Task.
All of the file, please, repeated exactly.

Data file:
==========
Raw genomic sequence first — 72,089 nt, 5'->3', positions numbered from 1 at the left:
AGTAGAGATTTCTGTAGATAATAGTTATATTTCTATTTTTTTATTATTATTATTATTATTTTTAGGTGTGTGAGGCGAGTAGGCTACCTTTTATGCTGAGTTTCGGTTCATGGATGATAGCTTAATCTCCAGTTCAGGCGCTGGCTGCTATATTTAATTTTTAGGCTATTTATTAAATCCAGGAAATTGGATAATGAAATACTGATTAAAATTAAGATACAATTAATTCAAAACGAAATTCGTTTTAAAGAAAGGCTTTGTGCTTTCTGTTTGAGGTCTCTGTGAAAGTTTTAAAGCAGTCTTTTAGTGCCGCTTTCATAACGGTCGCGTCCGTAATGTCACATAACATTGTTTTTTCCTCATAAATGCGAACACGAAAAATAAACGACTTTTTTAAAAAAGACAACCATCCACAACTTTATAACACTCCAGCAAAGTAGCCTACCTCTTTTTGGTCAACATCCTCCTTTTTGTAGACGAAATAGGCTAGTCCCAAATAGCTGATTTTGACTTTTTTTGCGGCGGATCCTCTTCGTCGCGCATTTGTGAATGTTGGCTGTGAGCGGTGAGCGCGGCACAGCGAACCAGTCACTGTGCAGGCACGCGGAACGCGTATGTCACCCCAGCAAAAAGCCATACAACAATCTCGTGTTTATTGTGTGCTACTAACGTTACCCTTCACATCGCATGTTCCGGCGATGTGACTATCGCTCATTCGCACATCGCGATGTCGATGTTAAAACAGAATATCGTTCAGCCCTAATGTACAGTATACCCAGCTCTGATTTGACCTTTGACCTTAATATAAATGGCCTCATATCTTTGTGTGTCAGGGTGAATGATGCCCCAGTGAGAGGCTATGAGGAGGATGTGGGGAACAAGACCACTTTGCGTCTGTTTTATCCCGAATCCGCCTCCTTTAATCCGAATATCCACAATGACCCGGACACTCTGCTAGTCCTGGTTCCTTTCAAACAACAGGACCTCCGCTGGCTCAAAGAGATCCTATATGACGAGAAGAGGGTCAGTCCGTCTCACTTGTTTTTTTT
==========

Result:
Raw genomic sequence first — 72,089 nt, 5'->3', positions numbered from 1 at the left:
AGTAGAGATTTCTGTAGATAATAGTTATATTTCTATTTTTTTATTATTATTATTATTATTTTTAGGTGTGTGAGGCGAGTAGGCTACCTTTTATGCTGAGTTTCGGTTCATGGATGATAGCTTAATCTCCAGTTCAGGCGCTGGCTGCTATATTTAATTTTTAGGCTATTTATTAAATCCAGGAAATTGGATAATGAAATACTGATTAAAATTAAGATACAATTAATTCAAAACGAAATTCGTTTTAAAGAAAGGCTTTGTGCTTTCTGTTTGAGGTCTCTGTGAAAGTTTTAAAGCAGTCTTTTAGTGCCGCTTTCATAACGGTCGCGTCCGTAATGTCACATAACATTGTTTTTTCCTCATAAATGCGAACACGAAAAATAAACGACTTTTTTAAAAAAGACAACCATCCACAACTTTATAACACTCCAGCAAAGTAGCCTACCTCTTTTTGGTCAACATCCTCCTTTTTGTAGACGAAATAGGCTAGTCCCAAATAGCTGATTTTGACTTTTTTTGCGGCGGATCCTCTTCGTCGCGCATTTGTGAATGTTGGCTGTGAGCGGTGAGCGCGGCACAGCGAACCAGTCACTGTGCAGGCACGCGGAACGCGTATGTCACCCCAGCAAAAAGCCATACAACAATCTCGTGTTTATTGTGTGCTACTAACGTTACCCTTCACATCGCATGTTCCGGCGATGTGACTATCGCTCATTCGCACATCGCGATGTCGATGTTAAAACAGAATATCGTTCAGCCCTAATGTACAGTATACCCAGCTCTGATTTGACCTTTGACCTTAATATAAATGGCCTCATATCTTTGTGTGTCAGGGTGAATGATGCCCCAGTGAGAGGCTATGAGGAGGATGTGGGGAACAAGACCACTTTGCGTCTGTTTTATCCCGAATCCGCCTCCTTTAATCCGAATATCCACAATGACCCGGACACTCTGCTAGTCCTGGTTCCTTTCAAACAACAGGACCTCCGCTGGCTCAAAGAGATCCTATATGACGAGAAGAGGGTCAGTCCGTCTCACTTGTTTTTTTT